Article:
The only thing that might give me a little bit of hope on the Jays being able to land Darvish is the fact that he's seen first hand what this city, and this country, and the Rogers Centre itself are like when the Jays are a winning team. Winning is great wherever you go, I'm sure, but the thing the Jays have, that Darvish saw with the Rangers in 2015 and 2016, can be pretty damned special. Maybe there's some kind of an edge in that for the Jays. But first they'd have to actually want to spend the money—and feel unafraid of spending that money—to be able to use that edge. And even then, it's probably not nearly as good an edge as the really glamourous teams can offer anyway.
So, unfortunately, I just don't see it happening.
More importantly, if it did happen, it wouldn't be because the Jays had just "gone out" and signed the guy. There's a whole lot more to it than that.
Sign Ben Revere to a one year contract
Offer Brett Lawrie a minor league look
I mean, I see how you've identified the fact that the Jays could use an outfielder and a versatile infielder, which is good, but the thing about Revere and Lawrie is that they are, in fact, quite bad. Revere's last two seasons have produced on-base percentages of .260 and .308, and wRC+ marks of 47 and 77. He's bad. And that weirdo Lawrie just missed an entire season because of injury, was hardly durable before then, and is coming off OBP years of .301, .299, and .310. In 2016 it looks like he tried to add more loft to his swing, significantly cutting down on the number of ground balls that he hit, but in the process striking out a ton—his 28.4 percent strikeout rate in 2016 was nearly double what it was in his Blue Jays days. All of which is to say, he is also bad.
Hard pass on these two.
Which arbitration eligible players will the Jays non-tender by Friday's deadline?
That's a tough question, and it's going to be interesting to see where the Blue Jays go with this. The Jays have 11 arbitration eligible players this year, seven of which are slam dunks to be tendered a contract: Josh Donaldson, Marcus Stroman, Aaron Sanchez, Devon Travis, Roberto Osuna, Kevin Pillar, and Dominic Leone. That leaves Tom Koehler, Ezequiel Carrera, Ryan Goins, and Aaron Loup on the bubble—so let’s look at their cases more closely.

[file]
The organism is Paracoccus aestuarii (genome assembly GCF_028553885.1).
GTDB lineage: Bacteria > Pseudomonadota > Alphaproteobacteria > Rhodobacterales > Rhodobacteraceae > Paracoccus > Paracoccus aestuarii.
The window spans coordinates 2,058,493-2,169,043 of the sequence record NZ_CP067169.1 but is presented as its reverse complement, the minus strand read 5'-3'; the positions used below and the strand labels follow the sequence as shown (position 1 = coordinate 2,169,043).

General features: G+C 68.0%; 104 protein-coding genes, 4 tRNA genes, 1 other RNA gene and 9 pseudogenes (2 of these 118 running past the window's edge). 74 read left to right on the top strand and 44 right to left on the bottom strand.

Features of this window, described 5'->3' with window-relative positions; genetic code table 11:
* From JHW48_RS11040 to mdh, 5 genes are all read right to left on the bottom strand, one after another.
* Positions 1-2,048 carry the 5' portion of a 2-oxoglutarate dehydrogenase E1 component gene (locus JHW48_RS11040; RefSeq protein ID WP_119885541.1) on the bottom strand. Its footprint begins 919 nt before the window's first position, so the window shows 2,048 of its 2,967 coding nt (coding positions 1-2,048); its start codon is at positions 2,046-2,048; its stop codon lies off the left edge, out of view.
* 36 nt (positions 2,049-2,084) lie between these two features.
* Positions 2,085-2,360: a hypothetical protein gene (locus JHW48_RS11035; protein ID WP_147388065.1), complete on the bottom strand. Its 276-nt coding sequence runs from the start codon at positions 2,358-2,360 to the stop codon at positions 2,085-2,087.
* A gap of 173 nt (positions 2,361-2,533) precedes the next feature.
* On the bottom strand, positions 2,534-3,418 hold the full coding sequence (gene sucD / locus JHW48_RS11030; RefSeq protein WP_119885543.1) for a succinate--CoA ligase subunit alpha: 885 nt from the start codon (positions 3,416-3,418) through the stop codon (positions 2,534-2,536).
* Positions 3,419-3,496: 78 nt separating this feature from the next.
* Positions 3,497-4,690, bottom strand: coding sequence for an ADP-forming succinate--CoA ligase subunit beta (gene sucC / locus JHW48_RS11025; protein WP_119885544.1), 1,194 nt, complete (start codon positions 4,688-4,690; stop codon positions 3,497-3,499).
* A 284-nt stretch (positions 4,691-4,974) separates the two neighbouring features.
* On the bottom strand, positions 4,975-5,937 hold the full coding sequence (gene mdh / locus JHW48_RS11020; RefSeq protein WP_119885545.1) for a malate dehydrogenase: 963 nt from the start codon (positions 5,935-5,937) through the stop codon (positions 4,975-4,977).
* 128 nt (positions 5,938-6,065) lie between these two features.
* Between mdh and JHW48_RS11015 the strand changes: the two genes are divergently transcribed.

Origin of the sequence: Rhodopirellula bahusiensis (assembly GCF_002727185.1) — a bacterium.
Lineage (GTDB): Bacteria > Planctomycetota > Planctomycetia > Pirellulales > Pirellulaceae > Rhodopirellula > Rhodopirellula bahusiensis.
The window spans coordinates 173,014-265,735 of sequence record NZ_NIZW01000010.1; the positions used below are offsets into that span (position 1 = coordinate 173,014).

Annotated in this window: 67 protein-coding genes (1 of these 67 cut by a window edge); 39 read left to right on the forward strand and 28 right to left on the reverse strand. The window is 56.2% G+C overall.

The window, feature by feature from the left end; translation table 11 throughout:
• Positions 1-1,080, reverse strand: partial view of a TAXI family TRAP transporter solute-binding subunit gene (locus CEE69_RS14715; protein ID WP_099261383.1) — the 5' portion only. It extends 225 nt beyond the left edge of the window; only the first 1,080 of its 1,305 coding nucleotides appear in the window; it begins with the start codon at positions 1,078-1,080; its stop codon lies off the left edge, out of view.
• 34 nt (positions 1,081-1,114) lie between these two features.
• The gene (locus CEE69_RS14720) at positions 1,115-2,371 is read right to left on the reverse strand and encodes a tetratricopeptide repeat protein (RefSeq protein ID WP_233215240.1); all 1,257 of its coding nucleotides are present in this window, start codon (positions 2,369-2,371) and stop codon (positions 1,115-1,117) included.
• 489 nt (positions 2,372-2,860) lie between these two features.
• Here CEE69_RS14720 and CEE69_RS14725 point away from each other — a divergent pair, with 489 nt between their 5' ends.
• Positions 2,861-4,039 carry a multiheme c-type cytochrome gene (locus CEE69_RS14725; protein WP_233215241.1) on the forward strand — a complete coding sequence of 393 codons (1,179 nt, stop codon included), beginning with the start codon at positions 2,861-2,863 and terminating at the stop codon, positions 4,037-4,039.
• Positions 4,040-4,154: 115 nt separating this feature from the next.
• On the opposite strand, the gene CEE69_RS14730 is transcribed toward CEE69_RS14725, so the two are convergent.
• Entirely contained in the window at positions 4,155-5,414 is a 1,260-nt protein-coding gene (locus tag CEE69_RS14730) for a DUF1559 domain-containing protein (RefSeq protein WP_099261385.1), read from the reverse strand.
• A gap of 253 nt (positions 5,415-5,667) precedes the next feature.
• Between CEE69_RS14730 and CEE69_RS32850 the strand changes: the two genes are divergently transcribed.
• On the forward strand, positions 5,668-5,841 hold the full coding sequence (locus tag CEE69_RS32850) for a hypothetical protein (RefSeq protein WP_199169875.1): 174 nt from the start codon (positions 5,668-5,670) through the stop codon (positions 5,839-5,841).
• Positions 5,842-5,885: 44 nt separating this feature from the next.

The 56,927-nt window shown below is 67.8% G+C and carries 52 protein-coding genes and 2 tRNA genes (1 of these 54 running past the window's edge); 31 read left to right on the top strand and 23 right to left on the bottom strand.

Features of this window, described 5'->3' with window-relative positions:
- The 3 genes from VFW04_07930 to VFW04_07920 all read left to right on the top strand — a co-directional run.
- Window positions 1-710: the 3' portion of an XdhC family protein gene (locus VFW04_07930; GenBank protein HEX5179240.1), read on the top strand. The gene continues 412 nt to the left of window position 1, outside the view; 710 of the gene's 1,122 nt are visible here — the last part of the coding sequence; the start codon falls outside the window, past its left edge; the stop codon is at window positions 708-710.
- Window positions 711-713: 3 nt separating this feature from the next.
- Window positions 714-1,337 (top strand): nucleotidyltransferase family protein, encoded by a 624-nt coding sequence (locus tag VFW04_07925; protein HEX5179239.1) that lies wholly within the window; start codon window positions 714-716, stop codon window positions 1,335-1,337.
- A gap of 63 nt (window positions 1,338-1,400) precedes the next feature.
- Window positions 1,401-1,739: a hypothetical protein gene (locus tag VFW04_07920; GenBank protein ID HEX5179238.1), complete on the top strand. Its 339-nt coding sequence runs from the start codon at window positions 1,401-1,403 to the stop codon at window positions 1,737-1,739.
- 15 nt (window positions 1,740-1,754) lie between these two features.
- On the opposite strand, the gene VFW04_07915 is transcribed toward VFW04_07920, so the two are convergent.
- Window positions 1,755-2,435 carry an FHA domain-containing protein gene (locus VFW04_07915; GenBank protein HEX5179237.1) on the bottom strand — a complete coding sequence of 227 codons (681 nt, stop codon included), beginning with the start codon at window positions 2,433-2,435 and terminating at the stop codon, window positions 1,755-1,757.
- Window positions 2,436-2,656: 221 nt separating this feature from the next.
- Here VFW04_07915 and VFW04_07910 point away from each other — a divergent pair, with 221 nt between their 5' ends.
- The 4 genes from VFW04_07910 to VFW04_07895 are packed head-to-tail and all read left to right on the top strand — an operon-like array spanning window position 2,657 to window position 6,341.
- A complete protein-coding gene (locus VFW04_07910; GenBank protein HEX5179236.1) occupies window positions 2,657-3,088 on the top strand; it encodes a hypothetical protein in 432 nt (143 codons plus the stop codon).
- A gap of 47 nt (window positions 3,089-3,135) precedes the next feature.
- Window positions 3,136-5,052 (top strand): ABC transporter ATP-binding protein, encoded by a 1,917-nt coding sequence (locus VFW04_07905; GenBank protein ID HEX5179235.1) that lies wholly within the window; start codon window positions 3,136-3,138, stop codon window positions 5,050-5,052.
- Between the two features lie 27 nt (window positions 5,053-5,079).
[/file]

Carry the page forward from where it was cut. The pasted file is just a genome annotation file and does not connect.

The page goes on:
Koehler, who—according to MLBTR’s projections—is due about $6 million in arbitration, seems like a no-brainer to get non-tendered. Uh… I think. I know the Jays are wanting for pitching depth, and that Koehler was actually rather decent for the club down the stretch (a 2.65 ERA and 18 strikeouts to six walks in 17 innings, mostly as a reliever), but that just doesn't seem like a good use of that money. Then again, he was a durable back-end starter for the Marlins for four years before things went sideways in 2017, and if the Jays think that they can get a bunch of innings out of him, it's not entirely crazy for them to tender him a contract. I'm skeptical of that, though.
Whether or not Goins gets a contract will come down to how the Jays feel about their depth. Richard Urena and the recently acquired Gift Ngoepe are similar players to Goins, but there isn't a whole lot behind them in the all-glove, no-bat infielder department—plus, Urena is still probably best served playing every day in the minors. So, with a projected salary of $1.8 million, I think Goins probably gets tendered, but probably for the last time.
Carrera might not be tendered a contract on a team with a proper complement of outfielders, but it would be hard to see the Jays, as constituted, getting rid of him. I'm sure that just like we do, the front office sees the huge potential for regression in his bat, and the rough edges in his game (to put it politely), but my guess is that they'd keep him as insurance while still hoping to upgrade at his position. With a projected salary of $1.9 million, it's not a big hit if they do keep him, and that amount shouldn't be prohibitive to trading him down the line, should that be where the offseason ends up going (as we all hope and pray that it does).